Hmm, interesting point on how user data portability move might effect likes of market leaders like Facebook’s social networking site though my instinct tells me that’s a red herring, though. It’s more on the theme of “its not about your website, its about your prescence on the web that counts” and I’m sure Facebook is well ahead of the game in seeing where that’s going. My italics and bold added for emphasis..
Google joins assault on social network site walls
By Richard Waters in San Francisco
Google joined the race to break down the walls around the biggest online social networking sites yesterday.
The move comes days after MySpace and Facebook, the two biggest online social networks, made similar announcements.
Though the initiatives differ in detail, they all aim to let users of social networks connect automatically and interact with friends far and wide on the internet rather than on the particular sites where they first registered.
Among other things, that could remove the need to join multiple networks, bringing relief to people who are “sick and tired of inviting . . . friends to 50 different sites”, said David Glazer, a Google engineering director.
The change in direction represents a potentially risky calculation by the social networking companies, as they relax the “walled garden” approach that has characterised the business in its first incarnation. Rather than counting on people coming to their sites to interact, they are giving their users the power to “plug” their social network into other sites.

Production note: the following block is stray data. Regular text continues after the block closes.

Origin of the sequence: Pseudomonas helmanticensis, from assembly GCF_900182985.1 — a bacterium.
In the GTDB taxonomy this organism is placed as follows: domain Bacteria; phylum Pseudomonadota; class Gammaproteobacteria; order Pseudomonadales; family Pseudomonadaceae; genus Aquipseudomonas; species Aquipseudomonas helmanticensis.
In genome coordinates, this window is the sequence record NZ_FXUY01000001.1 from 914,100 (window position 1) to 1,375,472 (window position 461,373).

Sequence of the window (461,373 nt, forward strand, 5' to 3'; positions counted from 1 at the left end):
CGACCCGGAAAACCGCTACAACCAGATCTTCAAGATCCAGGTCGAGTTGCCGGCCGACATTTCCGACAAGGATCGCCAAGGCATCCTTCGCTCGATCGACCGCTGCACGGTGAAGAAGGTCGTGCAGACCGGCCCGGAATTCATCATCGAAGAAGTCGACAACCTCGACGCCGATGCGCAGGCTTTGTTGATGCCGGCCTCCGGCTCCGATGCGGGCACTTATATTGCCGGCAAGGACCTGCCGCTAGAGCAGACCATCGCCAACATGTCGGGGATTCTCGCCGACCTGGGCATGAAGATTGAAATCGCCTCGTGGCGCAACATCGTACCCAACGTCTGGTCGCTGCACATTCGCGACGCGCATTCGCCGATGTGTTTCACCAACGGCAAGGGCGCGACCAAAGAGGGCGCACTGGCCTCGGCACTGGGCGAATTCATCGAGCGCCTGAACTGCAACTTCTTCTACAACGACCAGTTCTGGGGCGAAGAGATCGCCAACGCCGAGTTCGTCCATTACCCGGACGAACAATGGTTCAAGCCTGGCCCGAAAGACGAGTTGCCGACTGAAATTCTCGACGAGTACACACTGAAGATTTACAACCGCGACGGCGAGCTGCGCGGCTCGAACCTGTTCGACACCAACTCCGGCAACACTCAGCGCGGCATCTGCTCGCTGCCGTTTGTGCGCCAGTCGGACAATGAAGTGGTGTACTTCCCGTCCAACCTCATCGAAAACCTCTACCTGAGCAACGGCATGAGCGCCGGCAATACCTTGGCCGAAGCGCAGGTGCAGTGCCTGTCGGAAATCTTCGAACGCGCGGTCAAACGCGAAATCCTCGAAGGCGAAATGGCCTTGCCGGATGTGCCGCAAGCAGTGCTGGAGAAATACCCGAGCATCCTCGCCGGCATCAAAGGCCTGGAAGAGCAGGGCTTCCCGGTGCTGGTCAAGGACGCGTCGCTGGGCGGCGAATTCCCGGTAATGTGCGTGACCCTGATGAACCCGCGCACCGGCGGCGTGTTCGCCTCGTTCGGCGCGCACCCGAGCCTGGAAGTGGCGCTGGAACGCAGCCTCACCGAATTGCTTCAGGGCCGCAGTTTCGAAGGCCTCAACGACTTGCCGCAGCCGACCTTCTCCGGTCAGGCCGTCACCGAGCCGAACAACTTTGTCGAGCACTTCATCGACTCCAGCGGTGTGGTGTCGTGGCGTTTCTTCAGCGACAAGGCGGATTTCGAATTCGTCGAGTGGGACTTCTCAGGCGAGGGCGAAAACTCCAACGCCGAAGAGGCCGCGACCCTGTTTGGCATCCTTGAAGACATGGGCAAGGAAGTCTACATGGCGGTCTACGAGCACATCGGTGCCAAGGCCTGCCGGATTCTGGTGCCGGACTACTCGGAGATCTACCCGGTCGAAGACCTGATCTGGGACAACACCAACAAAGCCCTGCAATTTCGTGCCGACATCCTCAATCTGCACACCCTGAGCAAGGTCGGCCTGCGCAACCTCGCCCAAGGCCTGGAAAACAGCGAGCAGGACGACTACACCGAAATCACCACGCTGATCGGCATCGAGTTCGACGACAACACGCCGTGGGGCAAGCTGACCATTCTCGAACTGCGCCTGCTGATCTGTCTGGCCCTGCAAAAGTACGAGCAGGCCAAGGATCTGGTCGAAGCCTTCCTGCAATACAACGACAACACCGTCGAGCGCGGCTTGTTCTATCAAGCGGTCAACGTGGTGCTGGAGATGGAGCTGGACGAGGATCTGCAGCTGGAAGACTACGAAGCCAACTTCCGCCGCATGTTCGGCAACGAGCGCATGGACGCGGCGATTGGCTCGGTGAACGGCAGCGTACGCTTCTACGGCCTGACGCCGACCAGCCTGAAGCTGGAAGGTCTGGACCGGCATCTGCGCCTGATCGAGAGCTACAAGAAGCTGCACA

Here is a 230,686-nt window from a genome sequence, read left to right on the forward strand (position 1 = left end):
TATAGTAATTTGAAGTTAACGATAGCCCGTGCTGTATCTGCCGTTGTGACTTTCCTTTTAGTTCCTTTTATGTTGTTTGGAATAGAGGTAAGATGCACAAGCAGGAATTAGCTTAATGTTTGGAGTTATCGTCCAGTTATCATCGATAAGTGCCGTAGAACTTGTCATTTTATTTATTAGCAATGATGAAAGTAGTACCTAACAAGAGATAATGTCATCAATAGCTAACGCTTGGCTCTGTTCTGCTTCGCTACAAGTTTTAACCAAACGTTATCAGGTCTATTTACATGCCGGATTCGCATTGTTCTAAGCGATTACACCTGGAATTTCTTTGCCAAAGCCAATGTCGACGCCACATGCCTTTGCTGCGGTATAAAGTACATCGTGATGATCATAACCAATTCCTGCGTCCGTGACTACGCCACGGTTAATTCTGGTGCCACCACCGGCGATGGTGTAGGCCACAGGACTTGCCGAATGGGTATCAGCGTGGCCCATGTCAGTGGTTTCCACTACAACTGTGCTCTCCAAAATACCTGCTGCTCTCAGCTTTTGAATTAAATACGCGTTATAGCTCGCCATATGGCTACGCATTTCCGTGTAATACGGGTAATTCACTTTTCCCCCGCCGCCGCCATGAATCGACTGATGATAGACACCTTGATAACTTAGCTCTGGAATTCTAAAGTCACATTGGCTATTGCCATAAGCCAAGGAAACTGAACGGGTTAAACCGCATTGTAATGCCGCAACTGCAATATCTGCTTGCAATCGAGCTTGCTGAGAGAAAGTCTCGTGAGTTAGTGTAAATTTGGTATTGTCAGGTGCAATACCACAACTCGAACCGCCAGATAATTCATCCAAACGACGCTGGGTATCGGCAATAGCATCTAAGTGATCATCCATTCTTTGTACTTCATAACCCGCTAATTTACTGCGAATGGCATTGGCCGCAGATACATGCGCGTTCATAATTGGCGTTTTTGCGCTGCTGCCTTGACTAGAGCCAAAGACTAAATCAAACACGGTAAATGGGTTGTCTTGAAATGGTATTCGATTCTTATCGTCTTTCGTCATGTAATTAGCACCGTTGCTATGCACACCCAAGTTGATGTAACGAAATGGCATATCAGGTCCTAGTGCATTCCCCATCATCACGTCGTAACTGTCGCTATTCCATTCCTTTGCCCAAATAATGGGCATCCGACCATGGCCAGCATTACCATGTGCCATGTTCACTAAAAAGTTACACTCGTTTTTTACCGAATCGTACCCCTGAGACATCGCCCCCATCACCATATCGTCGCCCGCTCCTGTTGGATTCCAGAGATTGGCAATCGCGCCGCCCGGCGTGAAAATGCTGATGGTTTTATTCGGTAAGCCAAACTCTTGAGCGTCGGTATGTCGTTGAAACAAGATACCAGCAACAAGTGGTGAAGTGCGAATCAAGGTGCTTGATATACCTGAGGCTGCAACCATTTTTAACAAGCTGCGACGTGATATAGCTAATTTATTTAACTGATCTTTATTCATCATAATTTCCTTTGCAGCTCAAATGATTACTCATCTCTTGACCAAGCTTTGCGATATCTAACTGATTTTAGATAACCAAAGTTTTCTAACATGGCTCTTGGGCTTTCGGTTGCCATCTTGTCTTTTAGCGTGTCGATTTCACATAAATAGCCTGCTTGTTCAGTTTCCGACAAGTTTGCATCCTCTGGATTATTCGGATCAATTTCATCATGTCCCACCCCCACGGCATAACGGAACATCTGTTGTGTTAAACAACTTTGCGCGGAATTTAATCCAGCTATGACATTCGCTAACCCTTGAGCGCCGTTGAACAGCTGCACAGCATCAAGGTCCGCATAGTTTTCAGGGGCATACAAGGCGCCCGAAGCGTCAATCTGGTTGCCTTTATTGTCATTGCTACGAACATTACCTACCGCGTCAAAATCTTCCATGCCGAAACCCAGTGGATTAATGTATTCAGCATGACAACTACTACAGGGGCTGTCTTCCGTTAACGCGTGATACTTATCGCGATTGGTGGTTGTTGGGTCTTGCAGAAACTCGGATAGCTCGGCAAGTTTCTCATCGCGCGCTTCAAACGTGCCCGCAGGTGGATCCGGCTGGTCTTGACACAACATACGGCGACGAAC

The relaxation could reduce traffic to the networking companies’ own sites, though they stand to gain by cementing their relationships with users, who would look to them as the “hub” consolidating all of their social data on the web.
That makes it the reverse of the strategy that helped bring Facebook to prominence a year ago, when it let other websites bring their applications to the Facebook site as “widgets” to take advantage of all the internet users who were congregating there. Through Facebook Connect, announced at the end of last week, the social networking company now says it will let its users take their networks elsewhere, though it has so far given fewer details of its plans than Google or MySpace.
Mr Glazer called the movement the “next step in the growth of the social web” as social information comes to influence a wide range of online activity. “We’re seeing social capabilities being baked into the web – it is increasingly not tied to any particular website,” he said.
Google’s initiative, known as Google Friend Connect, involves software tools that any website can use to add networking capabilities. Visitors to sites that build in this feature will be able to link data automatically from their social networking profiles to applications on the sites. That would make it possible to see what activities other members of a person’s network have undertaken on an unrelated site, or to interact with them.
Mr Glazer said: “99 per cent of the sites out there aren’t social networks and don’t make sense as social networks.” By adding social features like this they stood to increase engagement with their audiences.